Even what searching for a job entails is changing. Frequently, on-line personality and IQ tests are the first cut of the overwhelming pool of applicants. Be sure you are well rested, relaxed, and ready. These tests are not for the faint of heart. Often they are timed and include math equations, story problems, word associations, and finally a lingering feeling of dread. So far I’ve made it through this first cut. They don’t share your score with you so I don’t know if they even grade these tests. Perhaps they are setting up hoops to see if you really want the job. Most of my doubt is due to none of my previous employers having required me to solve algebra equations on a scrap piece of paper. Perhaps these companies are considering bucking the computer system trend in order to save more money?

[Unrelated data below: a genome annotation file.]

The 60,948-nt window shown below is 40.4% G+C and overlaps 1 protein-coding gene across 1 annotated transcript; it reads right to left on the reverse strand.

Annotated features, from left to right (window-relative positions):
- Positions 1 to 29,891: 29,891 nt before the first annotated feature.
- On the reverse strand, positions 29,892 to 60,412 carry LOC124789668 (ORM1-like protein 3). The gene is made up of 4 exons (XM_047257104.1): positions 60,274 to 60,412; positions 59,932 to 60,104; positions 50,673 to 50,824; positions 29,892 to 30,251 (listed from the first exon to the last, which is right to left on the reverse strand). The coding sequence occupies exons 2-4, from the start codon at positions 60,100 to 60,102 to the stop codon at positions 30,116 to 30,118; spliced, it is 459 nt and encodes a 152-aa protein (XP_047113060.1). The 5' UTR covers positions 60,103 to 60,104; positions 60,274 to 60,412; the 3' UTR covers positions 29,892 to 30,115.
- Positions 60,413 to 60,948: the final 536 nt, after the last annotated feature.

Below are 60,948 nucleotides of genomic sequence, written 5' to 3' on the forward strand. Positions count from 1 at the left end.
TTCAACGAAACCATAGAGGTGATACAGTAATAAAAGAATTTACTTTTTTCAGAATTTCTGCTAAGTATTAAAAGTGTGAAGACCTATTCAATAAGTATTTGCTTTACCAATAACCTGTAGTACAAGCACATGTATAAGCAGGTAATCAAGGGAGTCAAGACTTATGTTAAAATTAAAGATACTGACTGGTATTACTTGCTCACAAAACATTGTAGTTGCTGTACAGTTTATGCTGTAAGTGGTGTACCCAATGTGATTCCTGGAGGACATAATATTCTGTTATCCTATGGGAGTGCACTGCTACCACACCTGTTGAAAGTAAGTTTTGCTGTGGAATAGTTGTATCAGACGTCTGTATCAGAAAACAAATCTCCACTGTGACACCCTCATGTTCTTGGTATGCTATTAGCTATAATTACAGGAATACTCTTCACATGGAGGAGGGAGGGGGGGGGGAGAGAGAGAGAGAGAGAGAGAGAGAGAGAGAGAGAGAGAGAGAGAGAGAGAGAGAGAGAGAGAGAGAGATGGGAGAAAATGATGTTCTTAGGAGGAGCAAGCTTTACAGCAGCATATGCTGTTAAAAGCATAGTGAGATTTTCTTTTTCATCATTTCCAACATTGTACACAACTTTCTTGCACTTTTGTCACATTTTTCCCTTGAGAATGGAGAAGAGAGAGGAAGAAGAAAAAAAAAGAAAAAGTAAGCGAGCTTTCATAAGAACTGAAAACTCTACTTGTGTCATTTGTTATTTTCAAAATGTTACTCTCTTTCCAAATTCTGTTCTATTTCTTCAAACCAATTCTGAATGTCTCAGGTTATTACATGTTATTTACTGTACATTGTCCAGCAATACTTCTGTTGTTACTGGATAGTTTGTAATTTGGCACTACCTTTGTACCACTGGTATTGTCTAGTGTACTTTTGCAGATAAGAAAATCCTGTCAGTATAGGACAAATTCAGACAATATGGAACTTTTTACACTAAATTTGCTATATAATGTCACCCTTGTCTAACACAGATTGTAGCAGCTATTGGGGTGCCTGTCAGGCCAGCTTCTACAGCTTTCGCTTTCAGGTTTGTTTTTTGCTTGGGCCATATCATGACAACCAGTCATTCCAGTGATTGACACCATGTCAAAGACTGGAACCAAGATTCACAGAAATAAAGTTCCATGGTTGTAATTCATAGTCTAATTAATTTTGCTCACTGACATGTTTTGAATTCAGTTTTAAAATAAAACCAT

Once you get through your on-line testing don’t be surprised if you find yourself leaving a scripted audition message on someones voice mail. No, I’m not trying to become the new voice of Minnie Mouse. This is for office, sales, and administrative positions – jobs that require you to speak over the phone. The applicant pool has reached levels that now make this a viable means of determining employability. It’s never been more important to take your allergy meds first thing in the morning. Who knew that warm tea could become a job search staple?